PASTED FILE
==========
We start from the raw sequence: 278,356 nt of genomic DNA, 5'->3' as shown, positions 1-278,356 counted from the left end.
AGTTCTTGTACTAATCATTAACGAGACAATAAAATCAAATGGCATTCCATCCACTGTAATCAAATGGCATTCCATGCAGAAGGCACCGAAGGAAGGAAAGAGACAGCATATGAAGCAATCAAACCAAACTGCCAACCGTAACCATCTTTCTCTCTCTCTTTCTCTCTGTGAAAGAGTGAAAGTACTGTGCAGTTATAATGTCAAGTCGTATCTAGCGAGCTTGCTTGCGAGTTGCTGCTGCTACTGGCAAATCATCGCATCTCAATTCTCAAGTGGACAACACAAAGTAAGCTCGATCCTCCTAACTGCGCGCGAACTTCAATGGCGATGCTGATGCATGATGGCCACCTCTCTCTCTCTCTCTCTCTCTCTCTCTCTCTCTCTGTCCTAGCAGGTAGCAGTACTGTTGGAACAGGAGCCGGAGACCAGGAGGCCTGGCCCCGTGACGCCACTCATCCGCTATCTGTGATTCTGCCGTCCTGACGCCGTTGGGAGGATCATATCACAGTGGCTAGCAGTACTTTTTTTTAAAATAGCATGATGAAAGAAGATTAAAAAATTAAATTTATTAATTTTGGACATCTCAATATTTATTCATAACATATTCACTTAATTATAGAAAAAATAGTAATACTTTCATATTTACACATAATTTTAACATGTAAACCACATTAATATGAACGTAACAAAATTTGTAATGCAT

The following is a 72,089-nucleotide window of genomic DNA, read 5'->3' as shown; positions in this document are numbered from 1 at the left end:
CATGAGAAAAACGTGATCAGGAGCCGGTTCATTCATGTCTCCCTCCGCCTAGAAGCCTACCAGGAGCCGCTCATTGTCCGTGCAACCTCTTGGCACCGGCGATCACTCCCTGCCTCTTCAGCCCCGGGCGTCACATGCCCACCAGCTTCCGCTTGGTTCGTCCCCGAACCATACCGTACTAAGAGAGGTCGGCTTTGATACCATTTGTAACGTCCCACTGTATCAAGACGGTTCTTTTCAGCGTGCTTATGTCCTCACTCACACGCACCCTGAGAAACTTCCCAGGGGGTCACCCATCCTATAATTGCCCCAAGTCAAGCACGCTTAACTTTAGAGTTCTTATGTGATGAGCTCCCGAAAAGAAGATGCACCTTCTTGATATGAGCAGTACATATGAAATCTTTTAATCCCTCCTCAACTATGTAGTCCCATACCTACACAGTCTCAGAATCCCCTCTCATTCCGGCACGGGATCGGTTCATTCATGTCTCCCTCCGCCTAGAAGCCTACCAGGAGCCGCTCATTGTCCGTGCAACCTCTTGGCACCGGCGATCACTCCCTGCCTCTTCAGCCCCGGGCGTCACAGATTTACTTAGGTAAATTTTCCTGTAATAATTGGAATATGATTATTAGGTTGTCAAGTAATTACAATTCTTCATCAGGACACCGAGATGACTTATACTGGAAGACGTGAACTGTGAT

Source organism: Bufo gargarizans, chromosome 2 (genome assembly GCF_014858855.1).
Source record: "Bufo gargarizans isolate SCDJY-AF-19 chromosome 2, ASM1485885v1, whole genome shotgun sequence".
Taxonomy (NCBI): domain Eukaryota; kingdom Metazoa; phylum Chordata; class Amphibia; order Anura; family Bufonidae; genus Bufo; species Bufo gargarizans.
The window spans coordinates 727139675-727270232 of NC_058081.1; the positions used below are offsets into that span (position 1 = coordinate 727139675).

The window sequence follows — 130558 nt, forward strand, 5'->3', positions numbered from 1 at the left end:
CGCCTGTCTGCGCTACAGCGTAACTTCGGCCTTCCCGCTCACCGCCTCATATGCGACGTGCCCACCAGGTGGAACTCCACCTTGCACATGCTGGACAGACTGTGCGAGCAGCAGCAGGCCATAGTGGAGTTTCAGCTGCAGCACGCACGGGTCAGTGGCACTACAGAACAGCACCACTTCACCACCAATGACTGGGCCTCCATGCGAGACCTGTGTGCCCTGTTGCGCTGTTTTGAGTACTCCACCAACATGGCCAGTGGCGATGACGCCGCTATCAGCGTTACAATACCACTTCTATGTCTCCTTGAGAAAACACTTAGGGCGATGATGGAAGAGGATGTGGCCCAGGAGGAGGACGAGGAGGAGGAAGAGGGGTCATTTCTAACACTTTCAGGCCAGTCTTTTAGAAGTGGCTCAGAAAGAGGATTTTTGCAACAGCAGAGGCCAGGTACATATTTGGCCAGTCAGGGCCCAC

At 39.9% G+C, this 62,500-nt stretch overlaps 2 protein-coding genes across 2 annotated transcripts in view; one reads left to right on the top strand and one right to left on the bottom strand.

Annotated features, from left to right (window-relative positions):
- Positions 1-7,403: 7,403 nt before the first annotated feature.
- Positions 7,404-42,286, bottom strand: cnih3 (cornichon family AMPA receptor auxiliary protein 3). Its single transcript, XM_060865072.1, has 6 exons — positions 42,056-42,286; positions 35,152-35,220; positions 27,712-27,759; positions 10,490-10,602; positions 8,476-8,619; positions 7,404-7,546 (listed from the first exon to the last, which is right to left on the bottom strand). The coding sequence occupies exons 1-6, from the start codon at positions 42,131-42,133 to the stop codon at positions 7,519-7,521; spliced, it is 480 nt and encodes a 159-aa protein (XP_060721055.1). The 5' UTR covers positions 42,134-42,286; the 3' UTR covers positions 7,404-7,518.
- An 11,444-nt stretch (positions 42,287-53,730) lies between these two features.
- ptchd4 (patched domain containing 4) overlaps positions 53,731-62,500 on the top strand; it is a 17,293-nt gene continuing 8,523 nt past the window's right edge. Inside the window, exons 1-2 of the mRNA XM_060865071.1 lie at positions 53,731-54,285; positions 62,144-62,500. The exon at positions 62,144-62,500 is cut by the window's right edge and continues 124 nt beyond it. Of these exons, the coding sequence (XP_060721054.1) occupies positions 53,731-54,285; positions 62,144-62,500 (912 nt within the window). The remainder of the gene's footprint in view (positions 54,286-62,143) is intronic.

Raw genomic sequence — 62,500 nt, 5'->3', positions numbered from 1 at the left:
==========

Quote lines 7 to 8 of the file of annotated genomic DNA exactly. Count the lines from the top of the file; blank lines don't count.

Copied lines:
Taxonomy (NCBI): domain Eukaryota; kingdom Metazoa; phylum Chordata; class Amphibia; order Anura; family Bufonidae; genus Bufo; species Bufo gargarizans.
The window spans coordinates 727139675-727270232 of NC_058081.1; the positions used below are offsets into that span (position 1 = coordinate 727139675).